MELBOURNE • A tearful Angelique Kerber stunned an errant Serena Williams to win the Australian Open women's singles tennis title yesterday and thwart the American top seed's bid to equal Steffi Graf's Open-era record of 22 Grand Slam crowns.
In a huge upset, the seventh seed toppled the 34-year-old 6-4, 3-6, 6-4 to win her maiden Grand Slam title and become the first German major champion since Graf at the 1999 French Open.
Williams, the world No. 1 and defending champion, had won all her six previous finals at Melbourne Park and had also triumphed in her last eight Grand Slam deciders.
But Kerber, 28, inspired by a good luck message from Graf, knew all the pressure was on her opponent and she mercilessly exploited the American's weaknesses in a thriller at Rod Laver Arena.
"My whole life I was working really hard and now I'm here and I can say I'm a Grand Slam champion, so it sounds really crazy," she said, choking back tears. "The best two weeks of my life and career."
The left-handed German, whose win will see her move up from world No. 6 to No. 2, focused on consistency in Melbourne, patiently building control of the point as rallies develop.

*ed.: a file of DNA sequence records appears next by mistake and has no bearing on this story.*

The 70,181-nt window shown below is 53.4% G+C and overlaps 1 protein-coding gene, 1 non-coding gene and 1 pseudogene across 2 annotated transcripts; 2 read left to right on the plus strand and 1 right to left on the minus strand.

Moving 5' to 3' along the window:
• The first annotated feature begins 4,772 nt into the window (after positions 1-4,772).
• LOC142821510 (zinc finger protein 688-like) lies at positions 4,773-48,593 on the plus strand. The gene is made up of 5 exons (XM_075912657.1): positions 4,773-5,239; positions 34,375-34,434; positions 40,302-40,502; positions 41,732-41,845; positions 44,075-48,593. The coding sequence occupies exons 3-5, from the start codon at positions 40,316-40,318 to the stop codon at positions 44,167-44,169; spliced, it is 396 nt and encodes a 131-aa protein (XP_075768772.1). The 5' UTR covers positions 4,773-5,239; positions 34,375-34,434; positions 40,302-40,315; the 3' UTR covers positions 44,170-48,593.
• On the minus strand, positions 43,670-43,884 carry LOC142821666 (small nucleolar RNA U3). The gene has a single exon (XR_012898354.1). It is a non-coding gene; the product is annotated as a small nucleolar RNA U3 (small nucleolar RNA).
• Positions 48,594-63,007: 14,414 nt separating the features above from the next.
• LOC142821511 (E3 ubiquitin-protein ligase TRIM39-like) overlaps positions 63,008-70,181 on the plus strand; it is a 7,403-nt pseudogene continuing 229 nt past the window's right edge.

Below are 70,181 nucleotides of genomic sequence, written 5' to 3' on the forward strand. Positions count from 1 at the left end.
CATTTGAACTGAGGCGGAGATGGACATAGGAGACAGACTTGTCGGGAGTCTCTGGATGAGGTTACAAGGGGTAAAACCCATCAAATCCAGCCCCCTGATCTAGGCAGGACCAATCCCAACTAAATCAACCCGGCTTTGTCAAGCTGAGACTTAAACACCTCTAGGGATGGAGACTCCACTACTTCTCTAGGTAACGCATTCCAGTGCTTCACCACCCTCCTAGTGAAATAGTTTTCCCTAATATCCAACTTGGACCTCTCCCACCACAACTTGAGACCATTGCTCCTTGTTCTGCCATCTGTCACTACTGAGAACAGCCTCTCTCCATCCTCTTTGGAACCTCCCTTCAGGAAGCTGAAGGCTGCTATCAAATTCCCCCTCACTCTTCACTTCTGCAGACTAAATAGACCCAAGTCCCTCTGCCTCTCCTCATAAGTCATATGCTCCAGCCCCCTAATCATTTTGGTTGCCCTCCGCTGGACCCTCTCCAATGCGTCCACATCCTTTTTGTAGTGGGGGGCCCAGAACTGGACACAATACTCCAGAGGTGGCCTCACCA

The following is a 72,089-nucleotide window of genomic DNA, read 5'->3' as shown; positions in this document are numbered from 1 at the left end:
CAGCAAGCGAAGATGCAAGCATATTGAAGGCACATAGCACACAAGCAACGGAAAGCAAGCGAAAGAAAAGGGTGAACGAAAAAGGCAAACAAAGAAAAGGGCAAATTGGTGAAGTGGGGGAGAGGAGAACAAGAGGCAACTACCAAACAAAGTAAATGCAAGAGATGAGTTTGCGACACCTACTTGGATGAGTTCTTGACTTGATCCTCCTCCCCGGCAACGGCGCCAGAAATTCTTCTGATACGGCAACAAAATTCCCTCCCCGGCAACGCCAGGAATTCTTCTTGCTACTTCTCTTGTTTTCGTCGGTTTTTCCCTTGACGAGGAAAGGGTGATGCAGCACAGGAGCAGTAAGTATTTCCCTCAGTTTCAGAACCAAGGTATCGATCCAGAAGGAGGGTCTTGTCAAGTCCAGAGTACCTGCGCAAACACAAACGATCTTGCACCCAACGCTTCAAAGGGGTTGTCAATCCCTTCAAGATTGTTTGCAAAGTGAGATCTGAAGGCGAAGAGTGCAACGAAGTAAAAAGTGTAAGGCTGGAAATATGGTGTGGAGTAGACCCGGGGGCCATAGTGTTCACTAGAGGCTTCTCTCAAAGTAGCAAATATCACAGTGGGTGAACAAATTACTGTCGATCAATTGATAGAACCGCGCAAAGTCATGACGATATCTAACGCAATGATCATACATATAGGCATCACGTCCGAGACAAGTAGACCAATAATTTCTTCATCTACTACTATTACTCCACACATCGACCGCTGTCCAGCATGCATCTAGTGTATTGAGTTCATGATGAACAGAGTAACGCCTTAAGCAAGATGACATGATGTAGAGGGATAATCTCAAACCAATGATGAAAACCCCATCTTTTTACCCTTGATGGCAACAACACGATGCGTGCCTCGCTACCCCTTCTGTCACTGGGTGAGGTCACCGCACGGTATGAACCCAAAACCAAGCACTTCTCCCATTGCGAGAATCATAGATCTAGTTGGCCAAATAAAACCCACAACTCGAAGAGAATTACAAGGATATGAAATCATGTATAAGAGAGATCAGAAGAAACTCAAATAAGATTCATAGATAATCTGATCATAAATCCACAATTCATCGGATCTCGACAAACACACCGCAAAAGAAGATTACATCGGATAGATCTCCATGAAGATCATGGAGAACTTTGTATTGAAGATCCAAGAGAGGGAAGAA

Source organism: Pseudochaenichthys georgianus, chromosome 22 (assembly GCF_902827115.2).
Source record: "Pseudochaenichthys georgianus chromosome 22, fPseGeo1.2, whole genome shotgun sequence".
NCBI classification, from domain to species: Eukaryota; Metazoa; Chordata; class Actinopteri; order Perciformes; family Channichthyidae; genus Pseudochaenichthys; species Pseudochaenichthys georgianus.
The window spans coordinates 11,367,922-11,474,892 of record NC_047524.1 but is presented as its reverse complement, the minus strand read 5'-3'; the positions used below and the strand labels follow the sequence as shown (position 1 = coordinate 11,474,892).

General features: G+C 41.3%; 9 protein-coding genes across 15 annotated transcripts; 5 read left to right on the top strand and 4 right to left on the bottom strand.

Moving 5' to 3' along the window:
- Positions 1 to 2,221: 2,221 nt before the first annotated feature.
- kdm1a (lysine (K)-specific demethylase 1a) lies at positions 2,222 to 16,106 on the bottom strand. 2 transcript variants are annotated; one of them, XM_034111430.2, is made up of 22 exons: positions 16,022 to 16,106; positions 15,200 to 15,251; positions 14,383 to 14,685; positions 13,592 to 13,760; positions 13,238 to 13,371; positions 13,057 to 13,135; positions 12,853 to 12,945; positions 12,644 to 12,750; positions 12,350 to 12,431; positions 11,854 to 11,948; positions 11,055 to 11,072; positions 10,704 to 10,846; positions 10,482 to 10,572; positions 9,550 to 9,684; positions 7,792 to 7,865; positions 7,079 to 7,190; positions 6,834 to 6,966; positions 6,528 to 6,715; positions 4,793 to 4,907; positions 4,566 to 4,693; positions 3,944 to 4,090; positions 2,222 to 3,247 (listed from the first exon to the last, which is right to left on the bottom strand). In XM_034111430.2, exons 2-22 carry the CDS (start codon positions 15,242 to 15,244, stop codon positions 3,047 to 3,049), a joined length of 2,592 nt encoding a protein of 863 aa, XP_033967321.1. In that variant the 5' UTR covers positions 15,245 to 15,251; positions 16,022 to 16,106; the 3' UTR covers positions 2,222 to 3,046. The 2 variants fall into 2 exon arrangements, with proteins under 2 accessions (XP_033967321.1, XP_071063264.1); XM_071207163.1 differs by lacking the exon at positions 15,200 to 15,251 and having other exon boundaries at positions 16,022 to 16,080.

The American had been in imperious form throughout the tournament, but too many errors cost her dearly against an opponent she had beaten five times before and lost only once.
"I was actually really happy for her. She's been around a really long time," said Williams. "I think I did the best I could."
The German faced the powerful Williams' serve first up and failed to win a point against it, reinforcing expectations that the top seed would take control.
But Kerber began finding her range and, against the odds, broke to go 2-1 in front. Twenty-three unforced errors from Williams to the German's three told the story of the first set, which Kerber wrapped up in 39 minutes.
Rattled, Williams cleaned up her act in the second set and it went with serve until the fourth game when two Kerber double faults helped Williams to a 3-1 lead. The American took it into a deciding third set having made only five errors, in stark contrast to her wayward first set.
But it was Kerber who grabbed a decisive break as she reeled off a brilliant passing shot on her way to a 2-0 lead. It went with serve until a titanic sixth game, when Williams saved four break points but could not save a fifth as she looped a forehand long.
It spelt the end of the road as Kerber held her nerve to win her first Grand Slam and collapsed to the floor in delight when Williams put another volley long.
AGENCE FRANCE-PRESSE,THE TIMES, LONDON